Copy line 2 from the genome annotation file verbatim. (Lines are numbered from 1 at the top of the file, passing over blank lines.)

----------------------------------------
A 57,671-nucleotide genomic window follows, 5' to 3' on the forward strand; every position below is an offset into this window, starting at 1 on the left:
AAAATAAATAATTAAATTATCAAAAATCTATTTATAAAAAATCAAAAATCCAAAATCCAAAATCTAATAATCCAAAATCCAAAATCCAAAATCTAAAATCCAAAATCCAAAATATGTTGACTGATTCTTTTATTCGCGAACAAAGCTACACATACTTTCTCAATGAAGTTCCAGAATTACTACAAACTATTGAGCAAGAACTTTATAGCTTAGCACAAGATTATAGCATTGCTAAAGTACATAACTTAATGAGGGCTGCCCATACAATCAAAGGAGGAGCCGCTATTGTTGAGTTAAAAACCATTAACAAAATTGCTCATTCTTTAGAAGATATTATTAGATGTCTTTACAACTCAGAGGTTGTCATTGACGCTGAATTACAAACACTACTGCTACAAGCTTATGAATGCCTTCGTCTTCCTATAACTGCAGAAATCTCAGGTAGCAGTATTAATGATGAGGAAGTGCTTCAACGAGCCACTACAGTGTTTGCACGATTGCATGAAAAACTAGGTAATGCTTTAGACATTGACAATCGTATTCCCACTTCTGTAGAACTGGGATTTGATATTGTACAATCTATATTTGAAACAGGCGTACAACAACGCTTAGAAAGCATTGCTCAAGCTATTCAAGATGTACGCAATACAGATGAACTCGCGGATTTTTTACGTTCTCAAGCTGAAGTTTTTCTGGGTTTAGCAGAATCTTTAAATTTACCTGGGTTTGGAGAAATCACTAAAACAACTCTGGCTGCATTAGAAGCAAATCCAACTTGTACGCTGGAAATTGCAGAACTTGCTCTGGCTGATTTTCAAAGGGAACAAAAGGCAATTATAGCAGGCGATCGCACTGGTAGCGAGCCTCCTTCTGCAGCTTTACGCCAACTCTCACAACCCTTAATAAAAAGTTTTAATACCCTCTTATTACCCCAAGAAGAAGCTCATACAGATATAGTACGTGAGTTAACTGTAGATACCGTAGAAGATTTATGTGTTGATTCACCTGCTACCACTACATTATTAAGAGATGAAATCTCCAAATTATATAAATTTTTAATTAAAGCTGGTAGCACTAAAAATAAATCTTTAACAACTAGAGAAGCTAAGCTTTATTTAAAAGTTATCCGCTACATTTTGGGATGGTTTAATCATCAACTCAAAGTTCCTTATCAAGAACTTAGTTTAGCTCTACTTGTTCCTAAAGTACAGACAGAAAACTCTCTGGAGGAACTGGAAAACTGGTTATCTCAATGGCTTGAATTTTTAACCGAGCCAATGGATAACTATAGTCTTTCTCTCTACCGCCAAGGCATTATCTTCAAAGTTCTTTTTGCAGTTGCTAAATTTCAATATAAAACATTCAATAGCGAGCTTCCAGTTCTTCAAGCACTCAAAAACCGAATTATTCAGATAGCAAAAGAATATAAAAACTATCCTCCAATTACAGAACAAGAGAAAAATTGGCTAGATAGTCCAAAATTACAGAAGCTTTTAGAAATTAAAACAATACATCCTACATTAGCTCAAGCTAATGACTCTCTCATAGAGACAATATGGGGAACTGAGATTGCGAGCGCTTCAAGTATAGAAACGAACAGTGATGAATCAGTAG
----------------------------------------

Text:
AAAATAAATAATTAAATTATCAAAAATCTATTTATAAAAAATCAAAAATCCAAAATCCAAAATCTAATAATCCAAAATCCAAAATCCAAAATCTAAAATCCAAAATCCAAAATATGTTGACTGATTCTTTTATTCGCGAACAAAGCTACACATACTTTCTCAATGAAGTTCCAGAATTACTACAAACTATTGAGCAAGAACTTTATAGCTTAGCACAAGATTATAGCATTGCTAAAGTACATAACTTAATGAGGGCTGCCCATACAATCAAAGGAGGAGCCGCTATTGTTGAGTTAAAAACCATTAACAAAATTGCTCATTCTTTAGAAGATATTATTAGATGTCTTTACAACTCAGAGGTTGTCATTGACGCTGAATTACAAACACTACTGCTACAAGCTTATGAATGCCTTCGTCTTCCTATAACTGCAGAAATCTCAGGTAGCAGTATTAATGATGAGGAAGTGCTTCAACGAGCCACTACAGTGTTTGCACGATTGCATGAAAAACTAGGTAATGCTTTAGACATTGACAATCGTATTCCCACTTCTGTAGAACTGGGATTTGATATTGTACAATCTATATTTGAAACAGGCGTACAACAACGCTTAGAAAGCATTGCTCAAGCTATTCAAGATGTACGCAATACAGATGAACTCGCGGATTTTTTACGTTCTCAAGCTGAAGTTTTTCTGGGTTTAGCAGAATCTTTAAATTTACCTGGGTTTGGAGAAATCACTAAAACAACTCTGGCTGCATTAGAAGCAAATCCAACTTGTACGCTGGAAATTGCAGAACTTGCTCTGGCTGATTTTCAAAGGGAACAAAAGGCAATTATAGCAGGCGATCGCACTGGTAGCGAGCCTCCTTCTGCAGCTTTACGCCAACTCTCACAACCCTTAATAAAAAGTTTTAATACCCTCTTATTACCCCAAGAAGAAGCTCATACAGATATAGTACGTGAGTTAACTGTAGATACCGTAGAAGATTTATGTGTTGATTCACCTGCTACCACTACATTATTAAGAGATGAAATCTCCAAATTATATAAATTTTTAATTAAAGCTGGTAGCACTAAAAATAAATCTTTAACAACTAGAGAAGCTAAGCTTTATTTAAAAGTTATCCGCTACATTTTGGGATGGTTTAATCATCAACTCAAAGTTCCTTATCAAGAACTTAGTTTAGCTCTACTTGTTCCTAAAGTACAGACAGAAAACTCTCTGGAGGAACTGGAAAACTGGTTATCTCAATGGCTTGAATTTTTAACCGAGCCAATGGATAACTATAGTCTTTCTCTCTACCGCCAAGGCATTATCTTCAAAGTTCTTTTTGCAGTTGCTAAATTTCAATATAAAACATTCAATAGCGAGCTTCCAGTTCTTCAAGCACTCAAAAACCGAATTATTCAGATAGCAAAAGAATATAAAAACTATCCTCCAATTACAGAACAAGAGAAAAATTGGCTAGATAGTCCAAAATTACAGAAGCTTTTAGAAATTAAAACAATACATCCTACATTAGCTCAAGCTAATGACTCTCTCATAGAGACAATATGGGGAACTGAGATTGCGAGCGCTTCAAGTATAGAAACGAACAGTGATGAATCAGTAG